Animal Tracks

Just when we thought that we had considered every aspect of the park, another one became very apparent.  With all the rain we’ve had, animal tracks now stand out.  The tracks pictured above belong to Javelinas (Collared Peccaries).

Especially after rain, animal tracks become quite prominent, and many kinds can be seen around the park if you keep your eyes open.  Sometimes they can be difficult to identify, as the one pictured here.  At other times identification is easy, as with the Javelina prints shown above.

We have been able to identify tracks from a raccoon and from a scaled quail.

Even though tracks show up more easily when there is mud present,  tracks can be found at any time of year, as sand can hold them well.  Examples of this are Javelina tracks and Bobcat tracks.

There is so much to see in the park that it can be easy to miss animal tracks.  It is worth looking out for animal tracks because you can then know what animals frequent the area.

We have seen Coyote Tracks.  We have heard that Mountain Lions have been in the park, and we now have evidence of their presence with their tracks.  We saw the latter in the mud after major rains.  The prints in these photos show that the tracks could not belong to any other animal, based on their size.  We photographed them next to a quarter (one inch diameter) to give an idea of their size.  We saw these on the path that parallels the road, near the restroom on North Mountain (just before the gate).

Not all tracks are made by paws.  This photo shows Rattlesnake tracks.

More than footprints can be used to track the presence of animals.  At the Interpretive Fair in October 2013 we saw this clump of coyote fur caught on a cactus right next to the park headquarters.  Scat (animal droppings) is another way to track animals.  This photo is of Javelina scat.  It is easily recognizable because it always has one end that looks truncated; there is no pointed end.  Javelina also have a very recognizable scent: if you think you are smelling skunk, it’s really javelina.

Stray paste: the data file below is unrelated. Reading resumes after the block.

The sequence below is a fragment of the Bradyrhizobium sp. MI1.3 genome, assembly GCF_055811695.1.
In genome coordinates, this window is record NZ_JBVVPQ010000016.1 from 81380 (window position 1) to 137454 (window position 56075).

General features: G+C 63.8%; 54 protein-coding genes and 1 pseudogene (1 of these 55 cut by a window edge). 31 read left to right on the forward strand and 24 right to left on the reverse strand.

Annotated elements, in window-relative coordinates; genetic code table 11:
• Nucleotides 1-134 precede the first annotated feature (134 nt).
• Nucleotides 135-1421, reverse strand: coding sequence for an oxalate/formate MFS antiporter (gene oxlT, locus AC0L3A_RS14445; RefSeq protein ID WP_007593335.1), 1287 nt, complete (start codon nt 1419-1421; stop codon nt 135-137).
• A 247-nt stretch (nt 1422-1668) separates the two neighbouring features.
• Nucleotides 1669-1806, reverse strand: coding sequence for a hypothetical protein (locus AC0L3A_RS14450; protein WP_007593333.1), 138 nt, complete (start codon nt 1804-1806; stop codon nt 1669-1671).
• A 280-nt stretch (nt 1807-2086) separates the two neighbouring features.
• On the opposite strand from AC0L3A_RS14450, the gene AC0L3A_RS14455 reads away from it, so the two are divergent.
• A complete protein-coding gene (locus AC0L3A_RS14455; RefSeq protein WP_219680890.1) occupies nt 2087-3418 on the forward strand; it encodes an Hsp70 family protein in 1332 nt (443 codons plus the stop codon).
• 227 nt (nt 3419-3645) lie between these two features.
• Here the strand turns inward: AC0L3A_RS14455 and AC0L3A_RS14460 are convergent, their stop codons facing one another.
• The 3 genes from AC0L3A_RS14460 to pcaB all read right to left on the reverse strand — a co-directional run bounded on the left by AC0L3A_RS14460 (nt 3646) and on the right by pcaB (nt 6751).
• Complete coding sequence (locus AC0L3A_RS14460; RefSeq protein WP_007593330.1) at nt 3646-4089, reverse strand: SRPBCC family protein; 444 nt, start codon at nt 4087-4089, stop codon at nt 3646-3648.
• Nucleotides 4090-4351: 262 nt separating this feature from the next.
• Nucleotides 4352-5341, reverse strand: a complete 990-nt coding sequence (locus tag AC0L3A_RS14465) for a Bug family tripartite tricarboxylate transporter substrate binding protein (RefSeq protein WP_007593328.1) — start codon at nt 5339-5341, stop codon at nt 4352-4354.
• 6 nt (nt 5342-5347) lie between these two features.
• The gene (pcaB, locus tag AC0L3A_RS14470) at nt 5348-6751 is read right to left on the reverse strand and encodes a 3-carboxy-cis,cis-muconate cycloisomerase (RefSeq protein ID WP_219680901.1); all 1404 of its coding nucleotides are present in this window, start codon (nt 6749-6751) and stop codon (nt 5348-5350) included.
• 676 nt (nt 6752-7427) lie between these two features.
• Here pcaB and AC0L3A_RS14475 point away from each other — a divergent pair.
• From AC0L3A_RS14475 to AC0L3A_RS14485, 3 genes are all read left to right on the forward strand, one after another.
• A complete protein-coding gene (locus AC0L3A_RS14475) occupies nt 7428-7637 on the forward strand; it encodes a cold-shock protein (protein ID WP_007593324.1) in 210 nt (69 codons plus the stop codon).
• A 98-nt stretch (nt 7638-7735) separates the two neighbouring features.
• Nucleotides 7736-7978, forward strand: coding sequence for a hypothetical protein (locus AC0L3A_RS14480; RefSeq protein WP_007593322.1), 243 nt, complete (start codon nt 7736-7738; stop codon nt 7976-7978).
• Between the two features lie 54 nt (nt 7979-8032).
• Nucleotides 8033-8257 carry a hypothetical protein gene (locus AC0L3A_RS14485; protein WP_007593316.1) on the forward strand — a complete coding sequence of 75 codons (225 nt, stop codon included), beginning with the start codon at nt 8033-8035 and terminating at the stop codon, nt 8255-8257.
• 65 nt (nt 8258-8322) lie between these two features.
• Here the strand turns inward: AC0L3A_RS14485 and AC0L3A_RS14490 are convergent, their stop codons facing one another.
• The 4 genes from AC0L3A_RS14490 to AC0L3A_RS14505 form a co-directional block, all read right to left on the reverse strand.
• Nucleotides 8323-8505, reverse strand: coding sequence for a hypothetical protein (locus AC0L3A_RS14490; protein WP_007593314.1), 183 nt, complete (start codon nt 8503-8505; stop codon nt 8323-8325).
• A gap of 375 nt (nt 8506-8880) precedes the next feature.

Bird nests are yet another way of tracking the presence of animals.  If you see a nest in a cactus with an entrance hole on the side, it belongs to a Cactus Wren.  The nests of Cave Swallows are also easily recognizable, as you can see in the photo below.  These are usually up high on the rocks, on the under side of overhead rocks.  In the same locations, one can also see the nests of Mud Dauber wasps.


As you can see from this photo, barn swallow nests look entirely different.  (Photo courtesy of Maria Valles)

We found this nest at eye level in a Netleaf Hackberry tree, right next to the path in Mescalero Canyon.  It belongs to a Black-chinned Hummingbird, the only hummingbird species to nest in this area.

Another way we have detected the presence of certain animals is seeing the holes in the trails made by nesting digger bees.  They like the well-packed earth of the trails, and make perfectly round holes about ¼ inch in diameter that look as if someone had stuck a pencil into mud and drawn it out.

The bottom line is that you’ll want to keep your eyes open as you walk around the park, because you will see all sorts of signs of the creatures who live in the park.

The prior sentence is worth paying attention to.  On December 25, 2015, we were leading a tour that went to Comanche Cave.  On the way back we passed this prickly pear, as we always do.  Only this time it had clearly been recently eaten, and the big bite you see at the bottom right of the photo, could only have been made by a Javelina.  Given the location of the plant, on the rocks above the level of the top of the dam, we think we can now be certain the Javelina can navigate the rocks.  

There are additional photos in this album.


© Susan L. Stone 2015                   rovingstones@me.com